Pigging out with the Madrileños.
As mentioned in my previous post I was lucky enough to spend a few days in one of the greatest cities in the world along with the Ewing, my sister Em and our friends Beth and Ellen. Our guide for the trip was the wonderful Tom, an old school mate, local resident and, luckily for us, fluent Spanish speaker. While my poor attempts at schoolgirl Spanish always seem to end up with being offered cups of lukewarm tea, no matter what I'm actually attempting to order, Tom guided us seamlessly through some of the coolest markets, bars and restaurants in the city.
I have always found the food here to be almost uniformly excellent. From the simple tapas plates of superb ham, tortilla,chorizo and olives to traditional feasts of suckling pig, cocido (a chickpea and meat stew) and callos (tripe, luckily we didn't have time for any on this trip!). For a landlocked city there is plenty of seafood, MercaMadrid is the largest wholesale market for perishable goods in Europe and the second largest fish market in the world.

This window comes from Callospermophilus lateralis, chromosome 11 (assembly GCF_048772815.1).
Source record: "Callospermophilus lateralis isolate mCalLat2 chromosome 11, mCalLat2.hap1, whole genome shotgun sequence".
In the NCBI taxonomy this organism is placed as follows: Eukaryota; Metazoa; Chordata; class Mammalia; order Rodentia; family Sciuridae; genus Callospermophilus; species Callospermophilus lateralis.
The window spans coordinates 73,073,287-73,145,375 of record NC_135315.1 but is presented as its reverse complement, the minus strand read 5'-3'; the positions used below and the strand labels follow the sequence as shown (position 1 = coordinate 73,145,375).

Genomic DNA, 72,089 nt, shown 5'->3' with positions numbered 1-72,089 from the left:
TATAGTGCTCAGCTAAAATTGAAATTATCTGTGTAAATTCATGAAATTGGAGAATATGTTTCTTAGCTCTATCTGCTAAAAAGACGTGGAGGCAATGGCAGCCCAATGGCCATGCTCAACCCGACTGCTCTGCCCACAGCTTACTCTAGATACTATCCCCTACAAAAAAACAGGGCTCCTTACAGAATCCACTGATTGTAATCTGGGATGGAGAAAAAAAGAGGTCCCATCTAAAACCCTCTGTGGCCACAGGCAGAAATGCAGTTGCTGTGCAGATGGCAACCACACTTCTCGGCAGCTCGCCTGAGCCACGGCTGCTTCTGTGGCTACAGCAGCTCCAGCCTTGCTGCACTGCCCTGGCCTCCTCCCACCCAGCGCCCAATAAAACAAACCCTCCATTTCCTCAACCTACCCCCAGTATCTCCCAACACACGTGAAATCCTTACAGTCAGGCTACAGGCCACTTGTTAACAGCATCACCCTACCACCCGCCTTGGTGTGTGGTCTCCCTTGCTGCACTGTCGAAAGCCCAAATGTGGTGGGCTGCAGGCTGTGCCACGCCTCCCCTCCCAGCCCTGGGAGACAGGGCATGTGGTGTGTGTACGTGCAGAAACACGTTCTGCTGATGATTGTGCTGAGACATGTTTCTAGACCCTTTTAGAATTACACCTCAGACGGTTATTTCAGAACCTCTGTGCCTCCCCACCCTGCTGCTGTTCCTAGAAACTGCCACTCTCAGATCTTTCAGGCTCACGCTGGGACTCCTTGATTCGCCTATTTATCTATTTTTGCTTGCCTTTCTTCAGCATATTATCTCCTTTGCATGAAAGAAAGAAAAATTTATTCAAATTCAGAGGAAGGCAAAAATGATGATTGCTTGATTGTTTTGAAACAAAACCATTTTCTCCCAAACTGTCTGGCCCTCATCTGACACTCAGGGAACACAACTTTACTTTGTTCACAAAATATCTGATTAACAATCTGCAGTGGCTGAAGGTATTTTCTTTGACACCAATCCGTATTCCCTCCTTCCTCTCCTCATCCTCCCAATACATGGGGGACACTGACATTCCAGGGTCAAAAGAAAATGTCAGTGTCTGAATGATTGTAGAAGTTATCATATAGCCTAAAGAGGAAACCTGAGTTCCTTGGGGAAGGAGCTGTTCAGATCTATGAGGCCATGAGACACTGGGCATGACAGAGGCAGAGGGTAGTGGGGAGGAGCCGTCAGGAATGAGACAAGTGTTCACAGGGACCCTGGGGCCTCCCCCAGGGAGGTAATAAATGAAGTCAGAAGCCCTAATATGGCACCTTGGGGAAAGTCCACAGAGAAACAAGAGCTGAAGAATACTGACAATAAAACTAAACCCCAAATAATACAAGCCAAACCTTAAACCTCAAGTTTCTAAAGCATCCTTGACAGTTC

With such a great variety of choice, and lovely company I couldn't wait to get stuck in to some delicious Iberian treats.
Museo del Jamon: The first stop every time I visit this is still one of my favourite places in the whole of Madrid. The 'Museum of Ham' combines a perfect place for a cold beer and a few tapas with the visual spectacle of seeing multiple cured pig's legs hanging from the ceiling. My favourite branch is on the Carrera san Jeronimo, just off the Plaza del Sol, and we called in here every day on this most recent visit.
The pan tomaca, a ferociously garlicky tomato mixture served on toast and topped serrano ham, accompanied with a cafe solo and a glass of freshly squeezed zumo de naranja became my daily breakfast. There is no finer way to pass the time than propped up against the u-shaped zinc counter, drinking a cold caña and eating chunks of chorizo and green olives.